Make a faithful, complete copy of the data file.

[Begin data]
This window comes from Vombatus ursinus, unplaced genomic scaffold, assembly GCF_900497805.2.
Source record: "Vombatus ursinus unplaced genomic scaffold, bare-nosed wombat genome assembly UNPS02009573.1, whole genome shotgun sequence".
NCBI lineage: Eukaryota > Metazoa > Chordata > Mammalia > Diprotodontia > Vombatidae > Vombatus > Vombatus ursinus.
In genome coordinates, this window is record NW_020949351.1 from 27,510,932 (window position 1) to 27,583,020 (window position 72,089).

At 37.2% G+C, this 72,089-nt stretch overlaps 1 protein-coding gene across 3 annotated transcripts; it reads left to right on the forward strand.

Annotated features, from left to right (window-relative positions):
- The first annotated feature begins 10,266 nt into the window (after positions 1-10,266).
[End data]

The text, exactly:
This window comes from Vombatus ursinus, unplaced genomic scaffold, assembly GCF_900497805.2.
Source record: "Vombatus ursinus unplaced genomic scaffold, bare-nosed wombat genome assembly UNPS02009573.1, whole genome shotgun sequence".
NCBI lineage: Eukaryota > Metazoa > Chordata > Mammalia > Diprotodontia > Vombatidae > Vombatus > Vombatus ursinus.
In genome coordinates, this window is record NW_020949351.1 from 27,510,932 (window position 1) to 27,583,020 (window position 72,089).

At 37.2% G+C, this 72,089-nt stretch overlaps 1 protein-coding gene across 3 annotated transcripts; it reads left to right on the forward strand.

Annotated features, from left to right (window-relative positions):
- The first annotated feature begins 10,266 nt into the window (after positions 1-10,266).